China Seeking Advantages Against U.S. Forces

26 03 2009

China is seeking technology and weapons to disrupt the traditional advantages of American forces, and secrecy surrounding its military creates the potential for miscalculation on both sides, according to a Pentagon study released Wednesday.

The annual report from the Defense Department to Congress, “Military Power of the People’s Republic of China 2009,” catalogs efforts by China to supply its armed forces with weapons that can be used to intimidate and attack Taiwan and blunt the superiority of American naval and air power, at least near its territory.





Government to Supply Taiwan With $6bil of Weapons

4 10 2008

The US government has notified Congress of plans to supply Taiwan with arms worth more than $6bn (£3.4bn).

The sales include advanced interceptor missiles, Apache helicopters and submarine-launched missiles.

Correspondents say the decision is likely to anger China, which regards Taiwan as its territory and opposes US military support of the island.

The move could also complicate efforts to get North Korea, an ally of Beijing, to end its nuclear programme.

The US Defence Security Co-operation Agency (DSCA) said the sales would “help improve the security of the recipient and assist in maintaining political stability, military balance and economic progress in the region”.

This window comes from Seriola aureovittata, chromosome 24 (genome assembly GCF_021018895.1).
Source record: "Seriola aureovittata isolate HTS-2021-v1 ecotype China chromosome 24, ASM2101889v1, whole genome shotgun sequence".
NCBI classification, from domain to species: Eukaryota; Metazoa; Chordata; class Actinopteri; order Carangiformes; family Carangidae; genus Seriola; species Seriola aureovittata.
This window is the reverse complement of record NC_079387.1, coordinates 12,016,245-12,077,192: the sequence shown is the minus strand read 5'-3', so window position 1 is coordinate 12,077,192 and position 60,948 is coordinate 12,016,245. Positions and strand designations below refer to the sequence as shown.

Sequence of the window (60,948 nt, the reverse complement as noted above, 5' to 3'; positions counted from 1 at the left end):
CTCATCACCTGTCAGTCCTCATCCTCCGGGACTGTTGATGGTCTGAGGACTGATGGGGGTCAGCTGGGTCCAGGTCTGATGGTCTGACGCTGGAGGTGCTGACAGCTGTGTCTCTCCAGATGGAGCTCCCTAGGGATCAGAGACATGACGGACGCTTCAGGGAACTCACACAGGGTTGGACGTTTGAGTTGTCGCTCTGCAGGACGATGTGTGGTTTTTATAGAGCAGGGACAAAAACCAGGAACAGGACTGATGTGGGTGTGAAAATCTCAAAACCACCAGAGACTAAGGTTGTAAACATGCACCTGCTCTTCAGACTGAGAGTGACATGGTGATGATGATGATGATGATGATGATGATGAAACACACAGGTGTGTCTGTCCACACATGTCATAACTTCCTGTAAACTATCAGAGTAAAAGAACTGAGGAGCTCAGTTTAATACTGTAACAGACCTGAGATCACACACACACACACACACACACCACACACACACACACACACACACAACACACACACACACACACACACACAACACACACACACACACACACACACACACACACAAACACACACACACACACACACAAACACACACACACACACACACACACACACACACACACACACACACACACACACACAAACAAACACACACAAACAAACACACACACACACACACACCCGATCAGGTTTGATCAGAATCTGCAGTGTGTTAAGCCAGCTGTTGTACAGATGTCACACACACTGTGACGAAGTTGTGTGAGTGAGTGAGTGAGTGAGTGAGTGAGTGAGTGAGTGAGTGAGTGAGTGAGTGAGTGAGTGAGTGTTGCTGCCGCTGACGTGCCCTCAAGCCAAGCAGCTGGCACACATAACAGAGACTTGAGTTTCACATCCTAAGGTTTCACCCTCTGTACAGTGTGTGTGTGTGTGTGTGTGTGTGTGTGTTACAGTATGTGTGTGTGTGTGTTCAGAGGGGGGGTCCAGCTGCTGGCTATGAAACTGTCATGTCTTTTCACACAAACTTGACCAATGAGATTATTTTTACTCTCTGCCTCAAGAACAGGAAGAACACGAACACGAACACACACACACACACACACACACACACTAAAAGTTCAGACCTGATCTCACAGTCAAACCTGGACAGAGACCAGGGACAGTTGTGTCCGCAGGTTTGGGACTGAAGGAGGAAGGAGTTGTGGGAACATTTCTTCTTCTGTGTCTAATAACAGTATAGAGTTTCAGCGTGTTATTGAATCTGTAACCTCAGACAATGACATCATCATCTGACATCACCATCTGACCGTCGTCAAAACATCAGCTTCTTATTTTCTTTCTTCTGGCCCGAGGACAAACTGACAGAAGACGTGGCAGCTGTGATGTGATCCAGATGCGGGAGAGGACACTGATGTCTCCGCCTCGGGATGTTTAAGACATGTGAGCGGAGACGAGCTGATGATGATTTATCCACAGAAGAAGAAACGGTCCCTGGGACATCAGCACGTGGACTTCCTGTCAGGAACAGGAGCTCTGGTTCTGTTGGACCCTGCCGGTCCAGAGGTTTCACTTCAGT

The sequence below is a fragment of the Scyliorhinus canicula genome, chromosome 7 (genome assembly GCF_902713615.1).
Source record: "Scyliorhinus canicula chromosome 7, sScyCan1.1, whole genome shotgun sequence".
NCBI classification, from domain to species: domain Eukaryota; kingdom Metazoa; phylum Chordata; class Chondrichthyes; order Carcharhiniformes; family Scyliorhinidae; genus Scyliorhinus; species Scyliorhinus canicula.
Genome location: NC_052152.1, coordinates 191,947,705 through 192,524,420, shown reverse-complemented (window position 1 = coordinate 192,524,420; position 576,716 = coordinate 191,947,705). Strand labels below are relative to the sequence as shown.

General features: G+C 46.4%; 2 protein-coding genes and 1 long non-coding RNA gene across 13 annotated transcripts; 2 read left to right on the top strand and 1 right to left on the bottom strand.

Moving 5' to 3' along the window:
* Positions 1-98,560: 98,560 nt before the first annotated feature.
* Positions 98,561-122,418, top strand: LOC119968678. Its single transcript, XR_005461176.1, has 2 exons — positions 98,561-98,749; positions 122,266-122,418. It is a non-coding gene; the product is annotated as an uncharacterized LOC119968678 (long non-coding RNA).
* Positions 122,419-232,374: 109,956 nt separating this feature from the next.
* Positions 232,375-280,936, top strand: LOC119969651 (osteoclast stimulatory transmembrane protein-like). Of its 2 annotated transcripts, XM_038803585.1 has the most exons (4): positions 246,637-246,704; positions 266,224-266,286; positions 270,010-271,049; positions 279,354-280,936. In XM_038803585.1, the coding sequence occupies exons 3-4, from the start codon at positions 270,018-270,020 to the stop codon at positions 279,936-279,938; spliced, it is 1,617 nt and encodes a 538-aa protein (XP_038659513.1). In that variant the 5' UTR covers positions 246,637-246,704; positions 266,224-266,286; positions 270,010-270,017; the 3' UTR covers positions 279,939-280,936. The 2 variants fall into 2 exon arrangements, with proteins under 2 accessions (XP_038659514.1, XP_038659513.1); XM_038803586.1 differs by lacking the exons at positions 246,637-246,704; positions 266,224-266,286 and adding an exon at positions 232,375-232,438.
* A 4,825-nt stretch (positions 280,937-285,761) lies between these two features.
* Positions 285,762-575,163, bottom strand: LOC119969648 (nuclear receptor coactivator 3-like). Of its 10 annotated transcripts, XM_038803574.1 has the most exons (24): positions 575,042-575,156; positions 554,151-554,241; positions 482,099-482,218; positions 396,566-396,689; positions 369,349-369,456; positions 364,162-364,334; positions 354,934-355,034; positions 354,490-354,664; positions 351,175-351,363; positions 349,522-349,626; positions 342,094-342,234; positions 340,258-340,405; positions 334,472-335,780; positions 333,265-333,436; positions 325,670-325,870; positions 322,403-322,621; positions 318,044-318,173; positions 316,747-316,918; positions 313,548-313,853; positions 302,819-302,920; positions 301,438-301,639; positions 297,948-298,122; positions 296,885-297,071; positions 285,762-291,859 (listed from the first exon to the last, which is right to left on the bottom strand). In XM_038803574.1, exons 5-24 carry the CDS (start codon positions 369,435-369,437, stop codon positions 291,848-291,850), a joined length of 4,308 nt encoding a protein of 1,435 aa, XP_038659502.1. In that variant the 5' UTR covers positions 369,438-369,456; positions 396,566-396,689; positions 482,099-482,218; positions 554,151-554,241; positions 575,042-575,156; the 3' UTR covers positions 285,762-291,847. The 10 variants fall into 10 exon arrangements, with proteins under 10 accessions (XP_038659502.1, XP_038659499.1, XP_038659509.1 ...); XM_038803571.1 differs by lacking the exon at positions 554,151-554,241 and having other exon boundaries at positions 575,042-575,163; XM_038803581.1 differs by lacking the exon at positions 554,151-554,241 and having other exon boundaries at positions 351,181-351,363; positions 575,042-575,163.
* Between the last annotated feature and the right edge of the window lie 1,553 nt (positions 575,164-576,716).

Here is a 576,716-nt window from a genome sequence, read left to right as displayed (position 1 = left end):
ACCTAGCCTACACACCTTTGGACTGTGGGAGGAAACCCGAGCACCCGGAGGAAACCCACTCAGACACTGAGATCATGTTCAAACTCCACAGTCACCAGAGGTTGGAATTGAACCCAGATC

Shenzhou VII Returns to Earth

28 09 2008

China’s Shenzhou VII space capsule has returned to Earth after a successful mission orbiting the planet.

The spacecraft touched down in the Mongolian desert to rapturous applause from mission control in Beijing. Looking well, the three astronauts emerged to wave to cameras before being given bouquets of flowers. While in orbit, the men conducted experiments said to be crucial to China’s space programme, as well as its first space walk.

Mission leader and fighter pilot Zhai Zhigang, 42, was first to emerge from the capsule, and is now set to be greeted as a national hero. “It was a glorious mission, full of challenges with a successful end,” he said. “We feel proud of the motherland.”

Chinese Premier Wen Jiabao, who was watching at mission control, applauded warmly and called the three men heroes. “The complete success of the manned Shenzhou VII is a great stride forward for China’s space technology,” he said.





China’s First Space Walk

27 09 2008

A Chinese astronaut has completed his country’s first-ever spacewalk as part of an ambitious program that is starting to rival the United States and Russia in its rapid expansion. var CNN_ArticleChanger = new CNN_imageChanger(‘cnnImgChngr’,’/2008/TECH/space/09/27/china.space.orbit/imgChng/p1-0.init.exclude.html’,2,1); //CNN.imageChanger.load(‘cnnImgChngr’,’imgChng/p1-0.exclude.html’);

Zhai Zhigang waved to an external camera as he emerged from the hatch of the Shenzhou-7 spaceship on Saturday.

He later held a small Chinese flag, waving it in space.

Zhai returned to the interior of his capsule and closed the hatch after less than 20 minutes outside.